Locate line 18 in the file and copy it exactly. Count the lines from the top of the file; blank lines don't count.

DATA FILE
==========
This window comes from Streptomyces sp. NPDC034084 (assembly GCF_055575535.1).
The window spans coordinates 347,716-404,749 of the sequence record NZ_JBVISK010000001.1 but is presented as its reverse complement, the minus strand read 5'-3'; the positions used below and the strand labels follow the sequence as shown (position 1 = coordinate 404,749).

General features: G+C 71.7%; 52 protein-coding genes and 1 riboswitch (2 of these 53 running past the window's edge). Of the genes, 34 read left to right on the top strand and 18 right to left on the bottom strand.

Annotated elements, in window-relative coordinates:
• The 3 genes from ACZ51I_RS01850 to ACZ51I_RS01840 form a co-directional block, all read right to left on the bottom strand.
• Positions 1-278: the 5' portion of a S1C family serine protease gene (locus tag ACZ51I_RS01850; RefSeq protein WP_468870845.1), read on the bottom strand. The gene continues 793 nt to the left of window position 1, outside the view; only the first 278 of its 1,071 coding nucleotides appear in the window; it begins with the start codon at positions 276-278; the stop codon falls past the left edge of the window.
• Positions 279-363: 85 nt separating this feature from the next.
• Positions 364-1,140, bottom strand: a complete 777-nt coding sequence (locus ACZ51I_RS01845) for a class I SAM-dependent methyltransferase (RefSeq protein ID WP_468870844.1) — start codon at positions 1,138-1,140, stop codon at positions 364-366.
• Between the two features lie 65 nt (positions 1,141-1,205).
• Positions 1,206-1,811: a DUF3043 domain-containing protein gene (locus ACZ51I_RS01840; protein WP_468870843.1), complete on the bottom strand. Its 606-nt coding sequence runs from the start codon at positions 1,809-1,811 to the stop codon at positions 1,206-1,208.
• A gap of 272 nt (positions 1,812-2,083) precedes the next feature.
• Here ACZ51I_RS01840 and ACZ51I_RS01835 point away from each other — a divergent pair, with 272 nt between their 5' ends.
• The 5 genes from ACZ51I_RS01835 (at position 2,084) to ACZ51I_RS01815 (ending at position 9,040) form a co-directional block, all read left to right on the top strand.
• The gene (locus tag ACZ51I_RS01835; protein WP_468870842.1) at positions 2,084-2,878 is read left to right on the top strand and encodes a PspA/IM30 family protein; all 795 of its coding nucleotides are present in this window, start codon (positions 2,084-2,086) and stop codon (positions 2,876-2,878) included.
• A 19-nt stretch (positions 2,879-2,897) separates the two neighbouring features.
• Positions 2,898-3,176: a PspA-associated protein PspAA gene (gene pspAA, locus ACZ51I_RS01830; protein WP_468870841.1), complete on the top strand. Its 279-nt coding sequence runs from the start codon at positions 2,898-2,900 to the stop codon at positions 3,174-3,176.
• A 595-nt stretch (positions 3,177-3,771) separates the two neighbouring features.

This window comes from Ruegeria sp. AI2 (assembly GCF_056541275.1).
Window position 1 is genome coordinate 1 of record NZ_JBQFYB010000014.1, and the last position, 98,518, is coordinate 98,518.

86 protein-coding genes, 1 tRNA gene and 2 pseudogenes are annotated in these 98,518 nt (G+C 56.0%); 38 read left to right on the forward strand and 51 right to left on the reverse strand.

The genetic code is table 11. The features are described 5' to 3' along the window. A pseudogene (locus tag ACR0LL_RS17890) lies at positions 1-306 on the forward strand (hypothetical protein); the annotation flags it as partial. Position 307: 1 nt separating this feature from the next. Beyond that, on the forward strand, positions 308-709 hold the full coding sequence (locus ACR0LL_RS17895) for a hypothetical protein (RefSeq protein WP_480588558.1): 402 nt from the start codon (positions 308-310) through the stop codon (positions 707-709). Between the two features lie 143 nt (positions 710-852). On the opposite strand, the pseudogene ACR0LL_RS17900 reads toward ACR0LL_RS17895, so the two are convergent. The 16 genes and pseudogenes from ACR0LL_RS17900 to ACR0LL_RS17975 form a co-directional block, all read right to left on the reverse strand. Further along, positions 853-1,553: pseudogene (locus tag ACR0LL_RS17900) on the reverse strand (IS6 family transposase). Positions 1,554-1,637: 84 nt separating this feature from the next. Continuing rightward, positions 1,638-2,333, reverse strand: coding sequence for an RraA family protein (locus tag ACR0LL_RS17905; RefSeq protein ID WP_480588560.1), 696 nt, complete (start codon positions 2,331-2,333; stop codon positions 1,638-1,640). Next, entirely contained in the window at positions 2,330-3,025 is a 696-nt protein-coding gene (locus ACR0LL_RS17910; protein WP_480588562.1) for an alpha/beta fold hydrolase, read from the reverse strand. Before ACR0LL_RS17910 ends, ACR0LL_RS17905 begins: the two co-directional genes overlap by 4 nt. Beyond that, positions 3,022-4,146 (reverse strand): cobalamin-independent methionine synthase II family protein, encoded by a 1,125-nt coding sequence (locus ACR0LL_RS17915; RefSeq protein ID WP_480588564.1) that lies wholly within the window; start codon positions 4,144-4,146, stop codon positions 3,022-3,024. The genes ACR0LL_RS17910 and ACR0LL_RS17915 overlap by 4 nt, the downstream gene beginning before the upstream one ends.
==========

This window comes from Ruegeria sp. AI2 (assembly GCF_056541275.1).